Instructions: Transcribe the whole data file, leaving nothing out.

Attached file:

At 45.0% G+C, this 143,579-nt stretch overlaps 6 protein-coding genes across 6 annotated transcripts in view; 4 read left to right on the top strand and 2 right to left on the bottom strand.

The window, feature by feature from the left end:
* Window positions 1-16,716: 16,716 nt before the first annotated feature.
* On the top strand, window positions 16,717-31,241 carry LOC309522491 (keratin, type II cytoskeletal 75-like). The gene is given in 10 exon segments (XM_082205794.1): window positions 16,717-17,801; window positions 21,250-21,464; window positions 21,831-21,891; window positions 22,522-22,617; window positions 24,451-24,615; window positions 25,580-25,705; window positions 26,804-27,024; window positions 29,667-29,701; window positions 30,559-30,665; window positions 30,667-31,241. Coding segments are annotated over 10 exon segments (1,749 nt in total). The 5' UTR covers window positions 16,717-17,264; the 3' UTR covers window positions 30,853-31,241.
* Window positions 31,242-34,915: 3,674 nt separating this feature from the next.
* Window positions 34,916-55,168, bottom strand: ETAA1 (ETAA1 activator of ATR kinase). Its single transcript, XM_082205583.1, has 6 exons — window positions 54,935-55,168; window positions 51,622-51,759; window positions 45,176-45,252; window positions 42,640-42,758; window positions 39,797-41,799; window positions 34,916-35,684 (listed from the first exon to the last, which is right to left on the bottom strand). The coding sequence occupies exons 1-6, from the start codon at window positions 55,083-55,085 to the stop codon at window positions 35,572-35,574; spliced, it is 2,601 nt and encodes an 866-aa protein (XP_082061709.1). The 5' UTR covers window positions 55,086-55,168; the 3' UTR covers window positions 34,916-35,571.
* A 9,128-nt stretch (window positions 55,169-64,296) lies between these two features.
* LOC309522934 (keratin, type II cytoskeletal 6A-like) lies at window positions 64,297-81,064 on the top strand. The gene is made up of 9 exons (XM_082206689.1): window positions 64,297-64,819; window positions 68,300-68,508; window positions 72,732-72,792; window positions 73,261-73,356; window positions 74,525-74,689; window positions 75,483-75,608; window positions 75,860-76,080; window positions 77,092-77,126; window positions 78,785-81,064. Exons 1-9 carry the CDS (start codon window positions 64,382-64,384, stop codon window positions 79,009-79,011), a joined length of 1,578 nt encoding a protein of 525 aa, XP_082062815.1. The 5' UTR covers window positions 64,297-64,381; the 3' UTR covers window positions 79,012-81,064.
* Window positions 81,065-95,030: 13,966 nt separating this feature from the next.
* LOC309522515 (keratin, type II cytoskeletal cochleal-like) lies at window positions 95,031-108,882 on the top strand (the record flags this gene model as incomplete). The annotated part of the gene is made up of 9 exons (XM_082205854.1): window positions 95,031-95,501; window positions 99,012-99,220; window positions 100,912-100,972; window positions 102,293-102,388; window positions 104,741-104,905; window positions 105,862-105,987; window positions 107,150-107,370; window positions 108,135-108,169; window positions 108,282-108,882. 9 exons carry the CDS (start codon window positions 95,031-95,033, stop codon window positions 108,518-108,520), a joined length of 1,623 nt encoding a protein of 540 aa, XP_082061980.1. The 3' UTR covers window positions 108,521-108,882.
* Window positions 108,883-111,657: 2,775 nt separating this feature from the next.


At 45.0% G+C, this 143,579-nt stretch overlaps 6 protein-coding genes across 6 annotated transcripts in view; 4 read left to right on the top strand and 2 right to left on the bottom strand.

The window, feature by feature from the left end:
* Window positions 1-16,716: 16,716 nt before the first annotated feature.
* On the top strand, window positions 16,717-31,241 carry LOC309522491 (keratin, type II cytoskeletal 75-like). The gene is given in 10 exon segments (XM_082205794.1): window positions 16,717-17,801; window positions 21,250-21,464; window positions 21,831-21,891; window positions 22,522-22,617; window positions 24,451-24,615; window positions 25,580-25,705; window positions 26,804-27,024; window positions 29,667-29,701; window positions 30,559-30,665; window positions 30,667-31,241. Coding segments are annotated over 10 exon segments (1,749 nt in total). The 5' UTR covers window positions 16,717-17,264; the 3' UTR covers window positions 30,853-31,241.
* Window positions 31,242-34,915: 3,674 nt separating this feature from the next.
* Window positions 34,916-55,168, bottom strand: ETAA1 (ETAA1 activator of ATR kinase). Its single transcript, XM_082205583.1, has 6 exons — window positions 54,935-55,168; window positions 51,622-51,759; window positions 45,176-45,252; window positions 42,640-42,758; window positions 39,797-41,799; window positions 34,916-35,684 (listed from the first exon to the last, which is right to left on the bottom strand). The coding sequence occupies exons 1-6, from the start codon at window positions 55,083-55,085 to the stop codon at window positions 35,572-35,574; spliced, it is 2,601 nt and encodes an 866-aa protein (XP_082061709.1). The 5' UTR covers window positions 55,086-55,168; the 3' UTR covers window positions 34,916-35,571.
* A 9,128-nt stretch (window positions 55,169-64,296) lies between these two features.
* LOC309522934 (keratin, type II cytoskeletal 6A-like) lies at window positions 64,297-81,064 on the top strand. The gene is made up of 9 exons (XM_082206689.1): window positions 64,297-64,819; window positions 68,300-68,508; window positions 72,732-72,792; window positions 73,261-73,356; window positions 74,525-74,689; window positions 75,483-75,608; window positions 75,860-76,080; window positions 77,092-77,126; window positions 78,785-81,064. Exons 1-9 carry the CDS (start codon window positions 64,382-64,384, stop codon window positions 79,009-79,011), a joined length of 1,578 nt encoding a protein of 525 aa, XP_082062815.1. The 5' UTR covers window positions 64,297-64,381; the 3' UTR covers window positions 79,012-81,064.
* Window positions 81,065-95,030: 13,966 nt separating this feature from the next.
* LOC309522515 (keratin, type II cytoskeletal cochleal-like) lies at window positions 95,031-108,882 on the top strand (the record flags this gene model as incomplete). The annotated part of the gene is made up of 9 exons (XM_082205854.1): window positions 95,031-95,501; window positions 99,012-99,220; window positions 100,912-100,972; window positions 102,293-102,388; window positions 104,741-104,905; window positions 105,862-105,987; window positions 107,150-107,370; window positions 108,135-108,169; window positions 108,282-108,882. 9 exons carry the CDS (start codon window positions 95,031-95,033, stop codon window positions 108,518-108,520), a joined length of 1,623 nt encoding a protein of 540 aa, XP_082061980.1. The 3' UTR covers window positions 108,521-108,882.
* Window positions 108,883-111,657: 2,775 nt separating this feature from the next.